This week, Egypt’s first fair democratic presidential elections started in Egypt as one of the fruits of the January 25th youth-driven Egyptian revolution. This is the Egyptian peoples’ first real democratic presidential election in 7000 years.
Meanwhile, in Bonn, things are notably less exciting. Countries weren’t voting for the first time in 7000 years. They weren’t picking a new leader. I’ve been focused on a few small tasks before them, which they’ve had two weeks to accomplish – negotiators were supposed to 1) pick a chairperson for the Ad-hoc Working Group on Durban Platform (ADP), and 2) adopt an agenda.
We waited, and waited, and waited, and after 10 days of fights one who is going to Co-chair the ADP. Country’s negotiators finally decided that they couldn’t decide by consensus. Perhaps taking a cue from the inspiring actions in my home country, negotiators decided that chairman and Co-chair of the ADP will be elected…! The question is: why did it take 10 days to decide how do decide? It seems like a very simple procedure to select any representative, but here in the UN after 10 days of talks, in contrast to events in Egypt, the UN seems like the most bureaucratic organization on planet earth.
The mood inside the talks changed after negotiators agreed to decide this chair decision by vote. Even though this issue was supposed to be dealt with at the beginning of this process (we’re 10 days in) – people felt some positive progress. So today, we eagerly awaited the vote so we could move on to more substantive business. But when I went to information disk to see the daily program to know when ADP meeting and vote will take place, I found ‘’ to be announced’’ instead of a scheduled time!!!!
I was like ‘’Ok’’ I will check the screen every 30 minutes to see the announcement. I went to other negotiating track meetings, I went to some awesome side events, and I went to youth-organized actions… but still no announcement. Even at 6 PM, when the program should end, nothing showed up.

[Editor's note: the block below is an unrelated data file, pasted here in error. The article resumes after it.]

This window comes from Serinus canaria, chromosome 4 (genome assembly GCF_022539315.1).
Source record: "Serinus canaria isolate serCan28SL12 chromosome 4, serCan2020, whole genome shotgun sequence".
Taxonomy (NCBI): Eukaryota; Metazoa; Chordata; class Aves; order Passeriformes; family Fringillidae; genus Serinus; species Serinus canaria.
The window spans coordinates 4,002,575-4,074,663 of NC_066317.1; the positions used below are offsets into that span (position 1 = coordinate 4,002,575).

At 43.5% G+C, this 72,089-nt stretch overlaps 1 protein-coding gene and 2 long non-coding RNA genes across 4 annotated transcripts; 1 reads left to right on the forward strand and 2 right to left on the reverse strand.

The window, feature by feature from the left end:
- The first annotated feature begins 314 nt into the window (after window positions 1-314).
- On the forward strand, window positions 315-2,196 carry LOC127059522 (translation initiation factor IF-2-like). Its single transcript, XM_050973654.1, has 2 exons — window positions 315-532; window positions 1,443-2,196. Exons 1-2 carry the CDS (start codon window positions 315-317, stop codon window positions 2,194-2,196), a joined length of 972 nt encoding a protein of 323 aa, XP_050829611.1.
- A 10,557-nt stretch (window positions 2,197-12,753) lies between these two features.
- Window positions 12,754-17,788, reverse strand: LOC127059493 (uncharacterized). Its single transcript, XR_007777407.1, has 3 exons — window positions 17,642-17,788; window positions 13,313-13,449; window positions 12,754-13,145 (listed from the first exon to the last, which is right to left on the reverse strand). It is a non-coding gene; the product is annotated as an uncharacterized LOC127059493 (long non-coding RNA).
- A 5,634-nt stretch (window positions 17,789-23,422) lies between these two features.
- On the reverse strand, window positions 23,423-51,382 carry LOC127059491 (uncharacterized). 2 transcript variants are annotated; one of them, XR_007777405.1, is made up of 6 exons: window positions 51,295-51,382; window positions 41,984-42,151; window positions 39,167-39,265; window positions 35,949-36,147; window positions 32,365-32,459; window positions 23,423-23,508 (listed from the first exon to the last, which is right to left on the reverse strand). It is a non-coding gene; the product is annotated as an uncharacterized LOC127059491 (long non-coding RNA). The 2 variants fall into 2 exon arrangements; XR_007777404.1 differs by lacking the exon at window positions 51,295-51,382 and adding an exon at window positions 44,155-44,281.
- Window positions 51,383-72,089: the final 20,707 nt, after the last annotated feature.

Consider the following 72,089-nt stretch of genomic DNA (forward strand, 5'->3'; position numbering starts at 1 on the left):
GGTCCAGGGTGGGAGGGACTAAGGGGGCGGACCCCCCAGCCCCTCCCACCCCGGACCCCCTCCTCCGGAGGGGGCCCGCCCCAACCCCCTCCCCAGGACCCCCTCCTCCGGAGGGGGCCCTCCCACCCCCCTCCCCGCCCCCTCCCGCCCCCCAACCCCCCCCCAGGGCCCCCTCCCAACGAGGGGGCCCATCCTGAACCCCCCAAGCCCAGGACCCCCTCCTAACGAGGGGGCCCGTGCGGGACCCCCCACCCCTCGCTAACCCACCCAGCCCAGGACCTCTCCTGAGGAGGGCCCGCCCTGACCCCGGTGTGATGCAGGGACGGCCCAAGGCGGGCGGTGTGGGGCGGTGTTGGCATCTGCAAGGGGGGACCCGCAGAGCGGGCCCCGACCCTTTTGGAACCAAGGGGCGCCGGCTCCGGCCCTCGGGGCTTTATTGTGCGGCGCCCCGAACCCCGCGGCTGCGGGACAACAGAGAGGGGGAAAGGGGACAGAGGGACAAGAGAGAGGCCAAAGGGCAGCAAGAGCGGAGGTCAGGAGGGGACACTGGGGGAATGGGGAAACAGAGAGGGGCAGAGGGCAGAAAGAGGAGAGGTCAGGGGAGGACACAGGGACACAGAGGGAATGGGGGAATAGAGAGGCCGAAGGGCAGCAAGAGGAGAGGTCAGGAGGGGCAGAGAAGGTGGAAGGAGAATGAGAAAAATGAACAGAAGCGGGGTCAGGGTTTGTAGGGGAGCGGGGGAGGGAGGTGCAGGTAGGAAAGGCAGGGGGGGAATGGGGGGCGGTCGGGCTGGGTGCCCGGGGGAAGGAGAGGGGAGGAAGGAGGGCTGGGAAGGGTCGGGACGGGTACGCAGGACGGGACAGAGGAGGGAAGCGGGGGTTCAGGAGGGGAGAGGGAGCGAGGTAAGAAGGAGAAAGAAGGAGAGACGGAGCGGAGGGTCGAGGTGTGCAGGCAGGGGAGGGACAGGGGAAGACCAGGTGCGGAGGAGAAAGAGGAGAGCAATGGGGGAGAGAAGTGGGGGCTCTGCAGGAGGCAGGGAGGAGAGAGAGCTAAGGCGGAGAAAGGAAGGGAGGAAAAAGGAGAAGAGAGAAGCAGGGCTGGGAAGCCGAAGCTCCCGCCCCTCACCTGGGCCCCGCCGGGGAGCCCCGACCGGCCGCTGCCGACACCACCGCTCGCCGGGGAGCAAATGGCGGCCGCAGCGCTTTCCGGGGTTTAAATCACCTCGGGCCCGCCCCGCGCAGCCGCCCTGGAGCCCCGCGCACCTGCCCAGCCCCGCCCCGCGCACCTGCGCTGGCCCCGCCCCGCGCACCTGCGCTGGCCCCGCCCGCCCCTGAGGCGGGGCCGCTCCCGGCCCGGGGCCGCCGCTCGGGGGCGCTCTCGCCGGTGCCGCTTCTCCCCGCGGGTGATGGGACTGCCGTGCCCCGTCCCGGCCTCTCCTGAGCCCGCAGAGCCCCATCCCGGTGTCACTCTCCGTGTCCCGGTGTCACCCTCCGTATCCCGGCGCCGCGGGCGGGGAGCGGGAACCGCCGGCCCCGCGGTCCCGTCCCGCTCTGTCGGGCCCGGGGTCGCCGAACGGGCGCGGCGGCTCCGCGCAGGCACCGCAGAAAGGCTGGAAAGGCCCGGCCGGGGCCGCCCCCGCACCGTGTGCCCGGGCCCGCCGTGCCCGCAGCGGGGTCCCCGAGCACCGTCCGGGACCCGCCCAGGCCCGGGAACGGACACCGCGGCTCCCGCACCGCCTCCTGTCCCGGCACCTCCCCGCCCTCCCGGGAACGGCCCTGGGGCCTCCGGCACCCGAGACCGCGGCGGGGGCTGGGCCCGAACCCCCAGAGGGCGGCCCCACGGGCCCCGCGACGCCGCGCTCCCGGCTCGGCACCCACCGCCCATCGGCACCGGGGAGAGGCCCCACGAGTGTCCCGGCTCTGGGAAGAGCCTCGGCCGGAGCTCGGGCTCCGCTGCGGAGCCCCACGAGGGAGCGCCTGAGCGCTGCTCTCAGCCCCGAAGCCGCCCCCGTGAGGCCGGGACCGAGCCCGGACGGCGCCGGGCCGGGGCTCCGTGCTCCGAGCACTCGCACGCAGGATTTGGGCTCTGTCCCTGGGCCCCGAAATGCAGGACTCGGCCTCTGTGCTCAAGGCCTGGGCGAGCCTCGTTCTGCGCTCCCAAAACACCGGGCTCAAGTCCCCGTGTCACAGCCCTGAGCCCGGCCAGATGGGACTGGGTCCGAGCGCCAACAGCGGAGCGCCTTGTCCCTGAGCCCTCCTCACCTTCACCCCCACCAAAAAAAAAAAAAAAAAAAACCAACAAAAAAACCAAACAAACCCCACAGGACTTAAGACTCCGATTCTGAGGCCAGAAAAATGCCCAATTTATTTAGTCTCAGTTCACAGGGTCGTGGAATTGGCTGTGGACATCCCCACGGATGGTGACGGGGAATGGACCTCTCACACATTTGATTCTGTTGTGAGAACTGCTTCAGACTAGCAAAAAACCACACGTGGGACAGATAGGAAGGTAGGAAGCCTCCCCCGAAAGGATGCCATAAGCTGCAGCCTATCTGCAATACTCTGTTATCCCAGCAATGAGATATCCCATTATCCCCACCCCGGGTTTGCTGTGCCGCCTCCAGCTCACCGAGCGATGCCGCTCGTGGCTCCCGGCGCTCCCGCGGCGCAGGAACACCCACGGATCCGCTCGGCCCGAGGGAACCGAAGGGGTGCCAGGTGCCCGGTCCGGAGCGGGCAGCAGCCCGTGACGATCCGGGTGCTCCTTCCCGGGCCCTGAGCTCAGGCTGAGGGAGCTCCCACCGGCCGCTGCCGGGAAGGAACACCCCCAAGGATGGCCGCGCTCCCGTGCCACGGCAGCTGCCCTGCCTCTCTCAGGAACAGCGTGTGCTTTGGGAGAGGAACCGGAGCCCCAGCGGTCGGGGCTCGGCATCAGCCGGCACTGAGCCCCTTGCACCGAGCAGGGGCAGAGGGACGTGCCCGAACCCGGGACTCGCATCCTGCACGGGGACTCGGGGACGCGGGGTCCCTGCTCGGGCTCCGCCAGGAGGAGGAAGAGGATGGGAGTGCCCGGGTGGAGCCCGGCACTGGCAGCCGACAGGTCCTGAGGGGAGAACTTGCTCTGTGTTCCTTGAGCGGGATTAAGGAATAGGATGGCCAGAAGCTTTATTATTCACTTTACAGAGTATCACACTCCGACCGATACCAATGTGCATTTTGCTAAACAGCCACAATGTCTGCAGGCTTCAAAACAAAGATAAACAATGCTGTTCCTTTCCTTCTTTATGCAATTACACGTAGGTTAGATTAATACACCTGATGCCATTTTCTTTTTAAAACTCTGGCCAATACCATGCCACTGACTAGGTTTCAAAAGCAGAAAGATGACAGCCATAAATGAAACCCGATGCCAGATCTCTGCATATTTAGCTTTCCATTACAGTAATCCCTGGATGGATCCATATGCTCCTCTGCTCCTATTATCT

What a disappointment. Still, after reading the Egyptian news, I was so inspired by the people of my country who didn’t gave up and fought until they reached their goal, I never gave up. Finally, late Thursday evening, I heard good news about ADP. Negotiators actually agreed on some agenda items! They will meet tomorrow (which is the last day of this session in Bonn) to adopt the Agenda and elect the chair and the co-chair. After the slow pace this week, I don’t know if negotiators can fit this all in one day.
But as an Egyptian, I really have faith that something positive will happen tomorrow. So walk like an Egyptian and be strong and u will reach your goal sooner or later.
Photo Credits: www.iisd.ca
About the authorMostafa Medhat (مصطفى مدحت)
Mostafa Medhat is a young environmental activist and campaigner from Alexandria, Egypt. His aim is to create a strong and educated generation of leaders for a sustainable present and future that would make the world a better place. He goes by the motto ‘’ aspire inspire before he expires